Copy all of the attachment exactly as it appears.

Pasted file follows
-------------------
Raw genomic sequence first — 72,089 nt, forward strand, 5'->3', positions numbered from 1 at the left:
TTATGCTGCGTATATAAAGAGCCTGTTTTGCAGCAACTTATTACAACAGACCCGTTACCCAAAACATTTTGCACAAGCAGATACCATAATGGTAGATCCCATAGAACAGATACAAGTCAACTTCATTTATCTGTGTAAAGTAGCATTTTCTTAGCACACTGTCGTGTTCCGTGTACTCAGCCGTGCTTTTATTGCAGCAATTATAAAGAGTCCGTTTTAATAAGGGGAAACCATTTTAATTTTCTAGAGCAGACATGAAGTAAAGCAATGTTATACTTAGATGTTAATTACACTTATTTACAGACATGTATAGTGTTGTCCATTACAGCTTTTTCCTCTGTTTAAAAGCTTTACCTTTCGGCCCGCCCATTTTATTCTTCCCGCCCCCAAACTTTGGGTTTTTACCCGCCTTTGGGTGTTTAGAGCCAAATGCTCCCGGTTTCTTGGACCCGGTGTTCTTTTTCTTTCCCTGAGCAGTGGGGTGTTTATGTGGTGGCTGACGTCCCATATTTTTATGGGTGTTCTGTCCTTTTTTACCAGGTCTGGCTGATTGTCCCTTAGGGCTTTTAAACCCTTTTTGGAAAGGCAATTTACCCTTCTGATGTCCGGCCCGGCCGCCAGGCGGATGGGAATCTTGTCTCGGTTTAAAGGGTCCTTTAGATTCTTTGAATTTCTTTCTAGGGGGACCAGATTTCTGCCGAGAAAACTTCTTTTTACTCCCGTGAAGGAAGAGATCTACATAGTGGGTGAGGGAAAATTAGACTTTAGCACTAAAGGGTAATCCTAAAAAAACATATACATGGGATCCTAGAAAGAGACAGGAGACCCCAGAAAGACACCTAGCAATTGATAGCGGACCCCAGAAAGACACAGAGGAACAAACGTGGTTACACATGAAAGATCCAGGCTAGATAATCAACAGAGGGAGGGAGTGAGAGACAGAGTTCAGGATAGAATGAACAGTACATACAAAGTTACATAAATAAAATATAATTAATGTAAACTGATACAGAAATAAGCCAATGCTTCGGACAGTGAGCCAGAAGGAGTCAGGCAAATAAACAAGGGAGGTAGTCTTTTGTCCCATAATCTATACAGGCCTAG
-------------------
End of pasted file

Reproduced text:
Raw genomic sequence first — 72,089 nt, forward strand, 5'->3', positions numbered from 1 at the left:
TTATGCTGCGTATATAAAGAGCCTGTTTTGCAGCAACTTATTACAACAGACCCGTTACCCAAAACATTTTGCACAAGCAGATACCATAATGGTAGATCCCATAGAACAGATACAAGTCAACTTCATTTATCTGTGTAAAGTAGCATTTTCTTAGCACACTGTCGTGTTCCGTGTACTCAGCCGTGCTTTTATTGCAGCAATTATAAAGAGTCCGTTTTAATAAGGGGAAACCATTTTAATTTTCTAGAGCAGACATGAAGTAAAGCAATGTTATACTTAGATGTTAATTACACTTATTTACAGACATGTATAGTGTTGTCCATTACAGCTTTTTCCTCTGTTTAAAAGCTTTACCTTTCGGCCCGCCCATTTTATTCTTCCCGCCCCCAAACTTTGGGTTTTTACCCGCCTTTGGGTGTTTAGAGCCAAATGCTCCCGGTTTCTTGGACCCGGTGTTCTTTTTCTTTCCCTGAGCAGTGGGGTGTTTATGTGGTGGCTGACGTCCCATATTTTTATGGGTGTTCTGTCCTTTTTTACCAGGTCTGGCTGATTGTCCCTTAGGGCTTTTAAACCCTTTTTGGAAAGGCAATTTACCCTTCTGATGTCCGGCCCGGCCGCCAGGCGGATGGGAATCTTGTCTCGGTTTAAAGGGTCCTTTAGATTCTTTGAATTTCTTTCTAGGGGGACCAGATTTCTGCCGAGAAAACTTCTTTTTACTCCCGTGAAGGAAGAGATCTACATAGTGGGTGAGGGAAAATTAGACTTTAGCACTAAAGGGTAATCCTAAAAAAACATATACATGGGATCCTAGAAAGAGACAGGAGACCCCAGAAAGACACCTAGCAATTGATAGCGGACCCCAGAAAGACACAGAGGAACAAACGTGGTTACACATGAAAGATCCAGGCTAGATAATCAACAGAGGGAGGGAGTGAGAGACAGAGTTCAGGATAGAATGAACAGTACATACAAAGTTACATAAATAAAATATAATTAATGTAAACTGATACAGAAATAAGCCAATGCTTCGGACAGTGAGCCAGAAGGAGTCAGGCAAATAAACAAGGGAGGTAGTCTTTTGTCCCATAATCTATACAGGCCTAG